With the Angels trailing by only a run, converted third baseman Yunel Escobar began the seventh inning by airmailing a routine throw that resulted in two bases for Elvis Andrus. Second baseman Johnny Giavotella then put on a pickoff play but couldn't handle Garrett Richards' throw, sending Andrus to third with one out.
Then Richards gave up an RBI double to Bryan Holaday that put the Angels behind by two.
And roughly 40 minutes later, the Angels were handed their fourth defeat in five games, marking the first time in six years that they have begun a season 1-4.
"What are you going to do?" Richards said after getting charged with four runs (two earned) on eight hits and one walk in 6 2/3 innings, a span in which he struck out six. "I just tried to stay under control and make pitches. That's about all you can do out there. We're a good club; I truly believe that. I don't think there's anything to worry about. I don't think anybody's panicking in here."
The Angels signed Escobar knowing he had issues finding the proper arm slot in his transition from shortstop to third base with the Nationals last season, which played a big part in him finishing with the fourth-worst defensive rating at his position, according to FanGraphs metrics.
This was different, though.
Escobar was already playing even with the bag when he ranged to his left to snatch Andrus' grounder. He had plenty of time, but he never set his feet and overthrew first baseman C.J. Cron by several feet.
"He stayed open and tried to flip it over there and just threw it a little bit high," Angels manager Mike Scioscia said. "When he sets his feet, he's thrown the ball very well over there, so that's not an issue."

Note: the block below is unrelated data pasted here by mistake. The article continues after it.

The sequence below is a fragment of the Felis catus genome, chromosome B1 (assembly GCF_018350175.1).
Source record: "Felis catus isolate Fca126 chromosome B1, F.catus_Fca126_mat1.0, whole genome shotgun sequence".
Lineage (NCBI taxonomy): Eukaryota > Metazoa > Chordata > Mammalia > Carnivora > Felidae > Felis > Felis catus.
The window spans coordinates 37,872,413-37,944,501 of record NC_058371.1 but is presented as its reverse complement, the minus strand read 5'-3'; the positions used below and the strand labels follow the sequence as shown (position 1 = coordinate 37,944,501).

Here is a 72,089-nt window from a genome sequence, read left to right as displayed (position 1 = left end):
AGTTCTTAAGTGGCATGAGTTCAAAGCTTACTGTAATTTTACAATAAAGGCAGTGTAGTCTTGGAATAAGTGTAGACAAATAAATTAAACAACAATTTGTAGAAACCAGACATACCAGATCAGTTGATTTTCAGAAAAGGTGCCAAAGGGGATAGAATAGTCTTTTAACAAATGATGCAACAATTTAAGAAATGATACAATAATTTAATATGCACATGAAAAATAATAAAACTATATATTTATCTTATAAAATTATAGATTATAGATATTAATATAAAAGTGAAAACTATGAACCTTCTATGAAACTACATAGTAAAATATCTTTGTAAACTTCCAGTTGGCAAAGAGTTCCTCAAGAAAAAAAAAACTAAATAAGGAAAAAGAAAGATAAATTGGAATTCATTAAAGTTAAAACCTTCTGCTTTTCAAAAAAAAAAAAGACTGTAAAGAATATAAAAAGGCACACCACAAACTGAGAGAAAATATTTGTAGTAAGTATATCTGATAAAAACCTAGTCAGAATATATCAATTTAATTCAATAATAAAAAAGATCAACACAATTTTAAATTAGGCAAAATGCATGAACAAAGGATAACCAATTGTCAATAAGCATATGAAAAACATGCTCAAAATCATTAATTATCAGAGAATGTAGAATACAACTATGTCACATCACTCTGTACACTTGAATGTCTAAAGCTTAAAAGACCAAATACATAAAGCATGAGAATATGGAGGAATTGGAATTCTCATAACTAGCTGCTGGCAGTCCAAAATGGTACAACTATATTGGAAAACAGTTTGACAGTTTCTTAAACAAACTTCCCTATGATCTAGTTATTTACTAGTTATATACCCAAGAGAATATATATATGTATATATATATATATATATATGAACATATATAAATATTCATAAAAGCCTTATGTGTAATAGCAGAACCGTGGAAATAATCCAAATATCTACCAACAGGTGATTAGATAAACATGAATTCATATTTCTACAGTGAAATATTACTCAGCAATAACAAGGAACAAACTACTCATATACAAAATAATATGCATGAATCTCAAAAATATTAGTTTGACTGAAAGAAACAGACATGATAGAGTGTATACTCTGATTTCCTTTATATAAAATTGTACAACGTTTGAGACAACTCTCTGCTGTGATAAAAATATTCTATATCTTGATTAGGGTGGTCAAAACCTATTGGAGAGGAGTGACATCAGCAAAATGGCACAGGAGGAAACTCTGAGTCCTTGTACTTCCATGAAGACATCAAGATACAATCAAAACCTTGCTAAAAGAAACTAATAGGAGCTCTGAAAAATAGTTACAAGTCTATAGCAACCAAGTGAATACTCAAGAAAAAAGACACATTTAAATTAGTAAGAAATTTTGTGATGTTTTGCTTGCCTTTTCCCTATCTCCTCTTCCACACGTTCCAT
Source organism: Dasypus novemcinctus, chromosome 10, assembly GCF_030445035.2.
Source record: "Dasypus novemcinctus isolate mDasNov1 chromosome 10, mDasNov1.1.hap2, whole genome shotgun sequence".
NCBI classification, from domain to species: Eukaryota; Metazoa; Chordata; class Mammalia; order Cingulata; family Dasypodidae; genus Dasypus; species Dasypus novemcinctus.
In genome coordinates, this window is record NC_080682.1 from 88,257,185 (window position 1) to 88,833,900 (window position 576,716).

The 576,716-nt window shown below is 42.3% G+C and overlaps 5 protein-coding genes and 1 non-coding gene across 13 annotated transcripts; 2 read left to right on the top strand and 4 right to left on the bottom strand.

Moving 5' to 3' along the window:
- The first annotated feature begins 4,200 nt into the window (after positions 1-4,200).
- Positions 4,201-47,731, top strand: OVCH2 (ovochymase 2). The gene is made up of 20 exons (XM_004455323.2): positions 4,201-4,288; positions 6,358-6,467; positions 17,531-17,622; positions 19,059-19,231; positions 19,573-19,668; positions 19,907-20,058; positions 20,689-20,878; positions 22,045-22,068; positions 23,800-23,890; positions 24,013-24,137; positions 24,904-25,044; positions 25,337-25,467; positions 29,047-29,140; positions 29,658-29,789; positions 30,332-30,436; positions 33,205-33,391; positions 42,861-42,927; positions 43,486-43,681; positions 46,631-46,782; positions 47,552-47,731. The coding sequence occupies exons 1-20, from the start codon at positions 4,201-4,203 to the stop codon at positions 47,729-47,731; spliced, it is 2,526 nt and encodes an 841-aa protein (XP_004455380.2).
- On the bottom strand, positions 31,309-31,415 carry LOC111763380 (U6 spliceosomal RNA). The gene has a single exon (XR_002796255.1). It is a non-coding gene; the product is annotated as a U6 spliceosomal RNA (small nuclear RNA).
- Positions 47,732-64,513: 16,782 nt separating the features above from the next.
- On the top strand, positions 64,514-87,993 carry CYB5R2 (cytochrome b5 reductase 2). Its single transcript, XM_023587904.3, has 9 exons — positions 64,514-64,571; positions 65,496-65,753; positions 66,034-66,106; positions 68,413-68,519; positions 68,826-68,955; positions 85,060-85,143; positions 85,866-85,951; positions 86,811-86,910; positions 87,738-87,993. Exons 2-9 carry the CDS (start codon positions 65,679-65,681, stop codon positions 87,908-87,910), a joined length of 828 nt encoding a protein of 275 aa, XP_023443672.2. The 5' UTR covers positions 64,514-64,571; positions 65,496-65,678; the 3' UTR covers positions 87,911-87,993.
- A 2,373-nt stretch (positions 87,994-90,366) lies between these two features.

Giavotella regretted calling for the pickoff play that occurred moments later.
He wanted to keep Andrus as close to second base as possible, so that he didn't score so easily on a potential base hit. But Richards has a big arm, and all of his throws come in with natural cutting action, making it difficult to sprint to the bag and catch them at the same time. And Giavotella mishandled a critical one.
"It's not an easy play," Giavotella said. "It's not an excuse, though. I have to catch that ball."
But those mistakes aren't so pronounced if the offense scores more frequently.
The Angels fell behind in the first inning for the fourth time in five days and once again couldn't make up the deficit. Against Cole Hamels and the back end of the Rangers' bullpen, they mustered only five hits, hit into three double plays and went 0-for-6 with runners in scoring position.
The Angels finished Spring Training with the second-best OPS in the Majors, at .844.
Six days into the regular season, they sport baseball's second-worst OPS, at .508.
"No doubt, on the offensive side, we need to start getting into our game," Scioscia said. "We have a lot of confidence in this group. We haven't really done some of the things we can this week, but these guys will get it done."